What of the impact of policy changes in the areas of direct tax, welfare and public sector pay? The SWITCH tax-benefit model permits analysis of this issue, and found that policy changes over the 2009 to 2011 period tended to reduce incomes by more in the upper half than in the lower half of the distribution; with the percentage losses rising with income in the upper half of the distribution. The pattern of losses in the bottom half of the distribution reflected the fact that payment rates for benefits to those of working age were reduced over the period, whereas payment rates for pension benefits were increased in 2009 and then held constant. Thus, losses were lowest in the 2nd and 3rd deciles, which contained higher proportions of pensioners than other deciles.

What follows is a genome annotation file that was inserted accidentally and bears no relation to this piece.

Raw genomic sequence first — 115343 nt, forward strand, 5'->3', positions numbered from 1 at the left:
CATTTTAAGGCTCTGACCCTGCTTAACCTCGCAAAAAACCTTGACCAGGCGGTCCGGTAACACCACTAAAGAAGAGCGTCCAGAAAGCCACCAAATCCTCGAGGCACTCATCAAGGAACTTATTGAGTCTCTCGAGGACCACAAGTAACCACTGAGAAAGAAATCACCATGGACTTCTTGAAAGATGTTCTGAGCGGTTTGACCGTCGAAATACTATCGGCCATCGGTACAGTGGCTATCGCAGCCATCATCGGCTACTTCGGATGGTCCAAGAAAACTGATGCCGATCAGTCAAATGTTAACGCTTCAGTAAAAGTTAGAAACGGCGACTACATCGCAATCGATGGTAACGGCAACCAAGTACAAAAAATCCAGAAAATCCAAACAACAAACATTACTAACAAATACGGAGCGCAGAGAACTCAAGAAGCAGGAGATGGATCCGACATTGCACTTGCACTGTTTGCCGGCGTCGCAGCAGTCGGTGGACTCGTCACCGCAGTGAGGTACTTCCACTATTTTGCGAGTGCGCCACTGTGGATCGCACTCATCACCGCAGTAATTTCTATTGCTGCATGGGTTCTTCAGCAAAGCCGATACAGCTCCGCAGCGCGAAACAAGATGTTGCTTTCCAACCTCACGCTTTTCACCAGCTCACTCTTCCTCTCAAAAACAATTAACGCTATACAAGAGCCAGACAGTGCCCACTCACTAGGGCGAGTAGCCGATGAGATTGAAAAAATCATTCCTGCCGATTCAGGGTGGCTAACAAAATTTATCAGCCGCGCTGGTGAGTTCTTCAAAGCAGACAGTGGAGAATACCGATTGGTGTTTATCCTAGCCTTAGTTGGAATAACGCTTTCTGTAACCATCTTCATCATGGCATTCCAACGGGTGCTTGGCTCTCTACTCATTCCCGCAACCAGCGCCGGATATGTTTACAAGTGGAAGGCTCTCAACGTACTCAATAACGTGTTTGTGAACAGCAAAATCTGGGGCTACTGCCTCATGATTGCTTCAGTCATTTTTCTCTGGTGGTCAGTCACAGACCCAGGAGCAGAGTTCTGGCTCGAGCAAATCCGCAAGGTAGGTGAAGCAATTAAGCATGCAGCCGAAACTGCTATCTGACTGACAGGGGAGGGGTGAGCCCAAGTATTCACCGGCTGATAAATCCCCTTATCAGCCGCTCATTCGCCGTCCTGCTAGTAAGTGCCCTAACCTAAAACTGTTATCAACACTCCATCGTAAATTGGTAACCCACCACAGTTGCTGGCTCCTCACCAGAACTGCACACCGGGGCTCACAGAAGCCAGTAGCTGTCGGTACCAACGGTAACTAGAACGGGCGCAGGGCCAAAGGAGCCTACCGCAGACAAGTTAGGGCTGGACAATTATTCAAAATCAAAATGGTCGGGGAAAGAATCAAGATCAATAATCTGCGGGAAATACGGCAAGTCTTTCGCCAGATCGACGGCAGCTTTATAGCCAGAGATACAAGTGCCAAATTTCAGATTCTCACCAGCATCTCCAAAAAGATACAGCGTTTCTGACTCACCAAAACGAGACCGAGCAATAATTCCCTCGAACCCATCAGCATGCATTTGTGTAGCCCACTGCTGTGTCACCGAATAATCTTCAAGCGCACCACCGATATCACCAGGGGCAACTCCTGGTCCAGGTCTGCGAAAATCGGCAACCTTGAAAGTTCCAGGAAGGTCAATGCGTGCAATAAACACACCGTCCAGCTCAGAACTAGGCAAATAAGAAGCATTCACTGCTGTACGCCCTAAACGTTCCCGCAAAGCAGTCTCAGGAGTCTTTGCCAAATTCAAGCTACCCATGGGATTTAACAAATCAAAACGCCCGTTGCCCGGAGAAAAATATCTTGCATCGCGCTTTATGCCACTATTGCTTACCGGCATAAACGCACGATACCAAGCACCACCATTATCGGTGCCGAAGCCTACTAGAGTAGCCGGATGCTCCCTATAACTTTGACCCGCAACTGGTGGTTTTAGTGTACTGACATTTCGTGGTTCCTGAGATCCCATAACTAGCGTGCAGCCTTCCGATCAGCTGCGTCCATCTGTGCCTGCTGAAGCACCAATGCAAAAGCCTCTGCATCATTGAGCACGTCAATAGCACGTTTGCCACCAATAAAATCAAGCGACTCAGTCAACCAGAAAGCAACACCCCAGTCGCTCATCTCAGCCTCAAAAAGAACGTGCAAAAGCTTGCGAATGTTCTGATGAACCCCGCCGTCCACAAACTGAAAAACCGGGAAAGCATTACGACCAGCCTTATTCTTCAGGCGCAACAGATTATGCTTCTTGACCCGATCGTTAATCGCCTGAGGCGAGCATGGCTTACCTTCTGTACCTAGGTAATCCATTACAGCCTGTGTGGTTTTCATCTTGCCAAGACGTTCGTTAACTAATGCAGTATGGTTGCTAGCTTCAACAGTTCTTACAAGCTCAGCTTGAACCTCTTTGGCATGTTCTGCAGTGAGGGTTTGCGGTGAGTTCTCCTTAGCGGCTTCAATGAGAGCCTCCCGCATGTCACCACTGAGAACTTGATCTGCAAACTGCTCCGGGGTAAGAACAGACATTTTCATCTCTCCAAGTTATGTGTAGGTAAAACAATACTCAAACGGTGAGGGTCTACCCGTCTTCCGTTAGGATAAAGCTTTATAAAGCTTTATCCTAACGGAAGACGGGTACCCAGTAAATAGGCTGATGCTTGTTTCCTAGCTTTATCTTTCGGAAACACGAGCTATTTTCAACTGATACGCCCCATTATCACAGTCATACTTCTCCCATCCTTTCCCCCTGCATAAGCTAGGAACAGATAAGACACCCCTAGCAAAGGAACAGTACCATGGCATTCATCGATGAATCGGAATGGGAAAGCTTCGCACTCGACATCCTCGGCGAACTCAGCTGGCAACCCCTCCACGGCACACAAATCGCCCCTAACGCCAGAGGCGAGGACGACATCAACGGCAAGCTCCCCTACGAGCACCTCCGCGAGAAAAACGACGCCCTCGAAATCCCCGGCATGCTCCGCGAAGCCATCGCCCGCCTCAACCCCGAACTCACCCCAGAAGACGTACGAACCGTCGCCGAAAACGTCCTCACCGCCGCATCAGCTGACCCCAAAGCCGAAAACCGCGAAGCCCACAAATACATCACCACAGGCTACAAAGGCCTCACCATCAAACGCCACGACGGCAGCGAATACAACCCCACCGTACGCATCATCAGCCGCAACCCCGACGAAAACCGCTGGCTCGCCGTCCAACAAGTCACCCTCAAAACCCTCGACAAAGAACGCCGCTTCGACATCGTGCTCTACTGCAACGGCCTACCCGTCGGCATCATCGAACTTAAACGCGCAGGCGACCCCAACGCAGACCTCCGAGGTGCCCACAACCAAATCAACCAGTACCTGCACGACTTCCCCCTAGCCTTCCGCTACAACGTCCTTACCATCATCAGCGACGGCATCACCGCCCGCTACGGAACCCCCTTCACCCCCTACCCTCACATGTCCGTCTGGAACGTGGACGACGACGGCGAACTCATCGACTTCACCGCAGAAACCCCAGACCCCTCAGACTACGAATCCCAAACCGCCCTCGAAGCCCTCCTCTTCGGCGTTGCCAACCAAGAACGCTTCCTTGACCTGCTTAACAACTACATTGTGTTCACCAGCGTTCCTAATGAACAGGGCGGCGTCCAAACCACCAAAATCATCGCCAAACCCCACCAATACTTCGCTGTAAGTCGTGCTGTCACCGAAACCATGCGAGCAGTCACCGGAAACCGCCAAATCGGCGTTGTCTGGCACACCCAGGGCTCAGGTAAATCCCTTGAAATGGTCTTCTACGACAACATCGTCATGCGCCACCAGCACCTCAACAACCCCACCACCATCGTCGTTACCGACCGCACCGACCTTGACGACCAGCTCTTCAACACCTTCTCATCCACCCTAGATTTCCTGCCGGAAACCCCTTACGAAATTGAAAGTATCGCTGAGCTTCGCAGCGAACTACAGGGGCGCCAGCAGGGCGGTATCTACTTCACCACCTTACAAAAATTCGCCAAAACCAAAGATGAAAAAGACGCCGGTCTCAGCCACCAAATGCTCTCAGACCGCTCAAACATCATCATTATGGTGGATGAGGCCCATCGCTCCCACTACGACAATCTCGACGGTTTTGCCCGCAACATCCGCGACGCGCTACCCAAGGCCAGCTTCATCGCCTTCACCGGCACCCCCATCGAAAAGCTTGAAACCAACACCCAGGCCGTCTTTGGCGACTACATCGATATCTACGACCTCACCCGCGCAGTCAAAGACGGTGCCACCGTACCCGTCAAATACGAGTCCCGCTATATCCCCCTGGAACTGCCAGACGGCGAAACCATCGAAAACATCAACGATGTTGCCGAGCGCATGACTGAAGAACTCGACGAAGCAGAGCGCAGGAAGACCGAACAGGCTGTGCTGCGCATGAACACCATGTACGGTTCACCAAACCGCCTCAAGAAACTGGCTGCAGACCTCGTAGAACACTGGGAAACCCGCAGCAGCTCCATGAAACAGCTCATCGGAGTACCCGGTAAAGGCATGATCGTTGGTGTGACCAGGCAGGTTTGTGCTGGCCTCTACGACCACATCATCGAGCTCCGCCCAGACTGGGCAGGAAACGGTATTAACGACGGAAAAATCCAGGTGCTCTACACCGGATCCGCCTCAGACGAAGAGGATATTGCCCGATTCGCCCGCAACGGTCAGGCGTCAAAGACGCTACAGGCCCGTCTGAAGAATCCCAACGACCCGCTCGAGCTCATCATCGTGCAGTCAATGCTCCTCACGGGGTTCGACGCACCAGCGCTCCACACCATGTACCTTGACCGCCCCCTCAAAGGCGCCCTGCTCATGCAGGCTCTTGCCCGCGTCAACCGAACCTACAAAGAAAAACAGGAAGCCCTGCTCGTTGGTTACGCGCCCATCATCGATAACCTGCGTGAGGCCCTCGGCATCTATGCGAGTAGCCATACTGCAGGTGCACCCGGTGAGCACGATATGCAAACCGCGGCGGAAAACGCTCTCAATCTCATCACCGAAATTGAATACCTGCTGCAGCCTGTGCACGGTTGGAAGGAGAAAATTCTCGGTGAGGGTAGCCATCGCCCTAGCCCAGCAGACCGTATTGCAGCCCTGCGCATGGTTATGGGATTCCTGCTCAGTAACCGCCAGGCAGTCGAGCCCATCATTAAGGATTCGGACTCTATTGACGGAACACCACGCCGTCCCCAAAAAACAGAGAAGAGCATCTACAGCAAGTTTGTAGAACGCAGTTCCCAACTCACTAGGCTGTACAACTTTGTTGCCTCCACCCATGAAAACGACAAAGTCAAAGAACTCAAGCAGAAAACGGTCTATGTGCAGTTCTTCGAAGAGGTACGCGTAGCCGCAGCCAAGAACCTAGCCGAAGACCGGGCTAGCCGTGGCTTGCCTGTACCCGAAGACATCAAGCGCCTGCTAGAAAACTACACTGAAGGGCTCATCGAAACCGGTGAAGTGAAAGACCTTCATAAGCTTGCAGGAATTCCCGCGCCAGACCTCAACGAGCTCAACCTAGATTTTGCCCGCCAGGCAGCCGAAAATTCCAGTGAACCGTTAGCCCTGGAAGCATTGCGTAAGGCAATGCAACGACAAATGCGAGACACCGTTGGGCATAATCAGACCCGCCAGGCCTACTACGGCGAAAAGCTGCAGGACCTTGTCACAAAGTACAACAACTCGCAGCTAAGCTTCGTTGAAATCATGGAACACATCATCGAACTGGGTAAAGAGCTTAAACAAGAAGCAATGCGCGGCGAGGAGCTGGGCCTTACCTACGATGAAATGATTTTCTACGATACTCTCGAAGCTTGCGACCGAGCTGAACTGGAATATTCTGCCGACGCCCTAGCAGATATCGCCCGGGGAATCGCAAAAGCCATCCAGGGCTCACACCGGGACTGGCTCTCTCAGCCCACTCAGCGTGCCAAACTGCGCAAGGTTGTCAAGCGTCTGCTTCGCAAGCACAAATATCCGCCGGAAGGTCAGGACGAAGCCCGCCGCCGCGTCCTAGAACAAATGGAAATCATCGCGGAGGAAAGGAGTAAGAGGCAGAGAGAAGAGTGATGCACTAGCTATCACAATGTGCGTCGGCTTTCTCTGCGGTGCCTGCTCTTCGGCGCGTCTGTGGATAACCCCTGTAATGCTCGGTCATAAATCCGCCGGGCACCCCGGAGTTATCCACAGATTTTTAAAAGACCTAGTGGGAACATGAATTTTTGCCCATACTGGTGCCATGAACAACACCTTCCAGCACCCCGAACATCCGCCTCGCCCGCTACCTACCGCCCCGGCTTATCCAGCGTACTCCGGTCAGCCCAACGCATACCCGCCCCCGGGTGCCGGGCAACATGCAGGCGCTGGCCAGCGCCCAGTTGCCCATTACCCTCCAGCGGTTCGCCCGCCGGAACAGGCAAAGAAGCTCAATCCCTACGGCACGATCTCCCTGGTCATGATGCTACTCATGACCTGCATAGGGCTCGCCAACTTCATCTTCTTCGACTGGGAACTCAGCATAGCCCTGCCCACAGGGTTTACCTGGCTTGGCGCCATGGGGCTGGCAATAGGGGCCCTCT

We note two broader implications from these findings. First, the widespread perception that austerity policies in terms of tax, welfare and public sector pay are regressive is not supported by the findings in the Irish case. Thus, it cannot be argued that austerity policies must be regressive: the experience of Ireland over the 2008 to 2011 period provides a counterexample. The progressivity of the initial policy response in 2009 owed much to substantial increases in income-related taxes–exploiting some initial "headroom" in tax rates, relative to EU averages. As this gap has narrowed, income-related taxes have played a lesser role in later adjustment, so that the overall pattern of policy impact over the 2009 to 2014 period has become more complex10. Secondly, the Irish findings suggest that the squeeze, in income distribution terms, has been particularly sharp at the bottom and the top of the income distribution. Thus, while those on middle incomes have also experienced a squeeze, it is less sharp than that experienced by the top and bottom.